It makes me wonder why so many "young-earth" creationists continue to "fear" the idea of a very ancient universe and earth. It seems as though they think that if the earth is old enough, then life just might have been able to begin on its own. In reality, life never could have begun without God's direct intervention, even if a virtually infinite amount of time had transpired. This email response shows why I believe it would have been virtually possible for so many events to have occurred on just the sixth creation "day" alone:
On the other hand, some Christians believe in a "Post-tribulation Rapture," saying that both the Rapture and all of God's wrath will occur during one (24-hour) day. They believe that this will be the same day on which Jesus' second advent (bodily descent) back to earth will take place, at the very end of the final seven years.
Interestingly, both of these extreme and totally opposite views agree about one (erroneous) thing: that the sun turning dark, moon turning red, and stars appearing to fall from the sky will occur on the last day of the 70th Week, and Jesus will return to earth on that same day (Matthew 24:29-31; Mark 13:24-27). "Post-tribbers" additionally believe that the main Rapture event, as well, will take place on the day that Jesus returns (Revelation 14:14-16). See my email response for details on why I am convinced these beliefs are fallacious:
The notion of a "Pre-tribulation" Rapture is a deceptive fallacy, unsupported by Scripture, that has led many into a false sense of security. I do believe that multiple Rapture events will take place (most people believe in only one), with the Pre-wrath Rapture being the main one (that is, with the most number of people involved) and taking place at the beginning of the seventh year of the 70th Week.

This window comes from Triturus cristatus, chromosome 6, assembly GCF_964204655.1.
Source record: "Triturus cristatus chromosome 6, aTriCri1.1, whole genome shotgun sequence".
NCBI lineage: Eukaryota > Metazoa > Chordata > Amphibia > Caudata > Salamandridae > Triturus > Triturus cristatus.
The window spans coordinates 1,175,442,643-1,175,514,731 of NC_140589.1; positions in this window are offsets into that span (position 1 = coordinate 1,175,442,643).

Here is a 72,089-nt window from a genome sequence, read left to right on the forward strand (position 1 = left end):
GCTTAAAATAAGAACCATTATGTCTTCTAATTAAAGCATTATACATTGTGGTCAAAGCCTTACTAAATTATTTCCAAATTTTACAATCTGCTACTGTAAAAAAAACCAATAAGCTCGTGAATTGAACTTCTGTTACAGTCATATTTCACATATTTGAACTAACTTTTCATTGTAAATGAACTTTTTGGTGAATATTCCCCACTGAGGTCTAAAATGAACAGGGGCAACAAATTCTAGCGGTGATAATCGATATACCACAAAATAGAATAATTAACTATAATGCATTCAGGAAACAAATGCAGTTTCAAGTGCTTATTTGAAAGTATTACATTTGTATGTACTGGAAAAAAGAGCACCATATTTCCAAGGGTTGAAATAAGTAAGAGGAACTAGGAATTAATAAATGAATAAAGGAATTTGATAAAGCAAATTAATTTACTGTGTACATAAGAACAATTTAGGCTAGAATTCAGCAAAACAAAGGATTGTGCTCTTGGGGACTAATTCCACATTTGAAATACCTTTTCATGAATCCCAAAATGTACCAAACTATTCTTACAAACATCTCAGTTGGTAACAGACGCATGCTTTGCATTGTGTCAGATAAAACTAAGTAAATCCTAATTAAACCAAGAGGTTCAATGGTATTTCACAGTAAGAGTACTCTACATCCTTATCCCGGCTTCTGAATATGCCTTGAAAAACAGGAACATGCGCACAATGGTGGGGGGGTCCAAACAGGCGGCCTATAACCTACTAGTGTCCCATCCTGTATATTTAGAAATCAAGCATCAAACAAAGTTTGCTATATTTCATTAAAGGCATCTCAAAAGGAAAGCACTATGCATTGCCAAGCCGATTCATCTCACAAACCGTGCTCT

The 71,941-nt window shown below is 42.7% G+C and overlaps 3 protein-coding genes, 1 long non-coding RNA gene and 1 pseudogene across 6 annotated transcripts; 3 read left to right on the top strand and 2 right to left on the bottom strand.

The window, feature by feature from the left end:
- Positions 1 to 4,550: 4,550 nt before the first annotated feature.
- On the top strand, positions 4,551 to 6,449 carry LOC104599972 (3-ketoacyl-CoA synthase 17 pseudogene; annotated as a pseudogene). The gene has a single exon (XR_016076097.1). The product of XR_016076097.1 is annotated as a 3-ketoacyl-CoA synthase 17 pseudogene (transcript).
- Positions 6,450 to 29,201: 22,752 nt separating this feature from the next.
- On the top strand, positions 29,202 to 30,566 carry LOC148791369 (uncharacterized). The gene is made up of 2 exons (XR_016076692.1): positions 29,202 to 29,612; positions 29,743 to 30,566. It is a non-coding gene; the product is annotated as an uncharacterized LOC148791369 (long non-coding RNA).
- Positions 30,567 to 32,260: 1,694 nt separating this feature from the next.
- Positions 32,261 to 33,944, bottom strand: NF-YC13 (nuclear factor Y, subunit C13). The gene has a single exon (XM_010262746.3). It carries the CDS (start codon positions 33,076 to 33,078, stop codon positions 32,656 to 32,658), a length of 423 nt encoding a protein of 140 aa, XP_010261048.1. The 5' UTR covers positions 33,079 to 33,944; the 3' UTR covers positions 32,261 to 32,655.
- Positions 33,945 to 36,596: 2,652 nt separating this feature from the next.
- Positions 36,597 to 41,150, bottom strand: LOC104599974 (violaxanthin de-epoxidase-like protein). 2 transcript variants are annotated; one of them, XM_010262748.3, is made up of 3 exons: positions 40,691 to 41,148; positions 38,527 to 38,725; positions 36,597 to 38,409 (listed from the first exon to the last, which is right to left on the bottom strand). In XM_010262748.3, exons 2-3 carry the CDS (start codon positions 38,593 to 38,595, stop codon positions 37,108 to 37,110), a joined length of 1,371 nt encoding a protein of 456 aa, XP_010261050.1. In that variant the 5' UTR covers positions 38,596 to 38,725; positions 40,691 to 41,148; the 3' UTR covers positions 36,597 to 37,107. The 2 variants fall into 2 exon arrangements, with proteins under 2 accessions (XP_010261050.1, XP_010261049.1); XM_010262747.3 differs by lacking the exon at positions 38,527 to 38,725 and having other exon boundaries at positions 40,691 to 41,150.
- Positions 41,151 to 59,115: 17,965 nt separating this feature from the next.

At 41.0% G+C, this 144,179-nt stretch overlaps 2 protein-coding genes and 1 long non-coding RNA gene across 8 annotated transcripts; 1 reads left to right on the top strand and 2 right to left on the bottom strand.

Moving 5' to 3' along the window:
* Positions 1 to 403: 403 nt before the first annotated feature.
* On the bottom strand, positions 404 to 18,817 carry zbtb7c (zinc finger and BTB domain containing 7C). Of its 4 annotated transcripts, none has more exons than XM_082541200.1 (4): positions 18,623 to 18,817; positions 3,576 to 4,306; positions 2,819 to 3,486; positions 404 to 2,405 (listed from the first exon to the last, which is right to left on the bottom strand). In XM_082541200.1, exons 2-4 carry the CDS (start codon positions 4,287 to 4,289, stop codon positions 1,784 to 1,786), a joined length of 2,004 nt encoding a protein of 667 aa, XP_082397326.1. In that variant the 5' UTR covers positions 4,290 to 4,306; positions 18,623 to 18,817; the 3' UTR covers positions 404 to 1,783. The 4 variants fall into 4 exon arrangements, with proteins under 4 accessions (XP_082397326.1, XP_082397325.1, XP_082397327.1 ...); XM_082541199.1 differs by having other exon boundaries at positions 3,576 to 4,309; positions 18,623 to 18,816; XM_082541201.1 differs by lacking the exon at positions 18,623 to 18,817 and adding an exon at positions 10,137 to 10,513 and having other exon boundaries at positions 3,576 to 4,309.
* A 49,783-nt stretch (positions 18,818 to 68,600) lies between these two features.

There may be a partial Mid-tribulation Rapture of "firstfruits" believers; but, if so, that will be the first catching-up event. There will not be one preceding it. I do believe in a Post-tribulation Rapture, on the day that Jesus returns; but it will involve a minority of people who will come to a saving acceptance of Jesus during the devastating "day of vengeance" period.
Another topic on which I disagree with many pertains to the Antichrist (first beast of Revelation 13), Gog (Ezekiel 38 & 39), and the Assyrian (Isaiah 10, Micah 5). Some believe that the Antichrist and the Assyrian will be the same person and that Gog will be someone else. The other extreme is that all three of these terms are descriptive of one and the same person, necessitating that the bloodbath of Gog/Magog will be the same as the Battle of Armageddon.
My view is somewhere in between, as I am convinced that the Assyrian and Gog will be the same person, while the Antichrist will be someone else entirely. Here are two email responses where I give more details about this: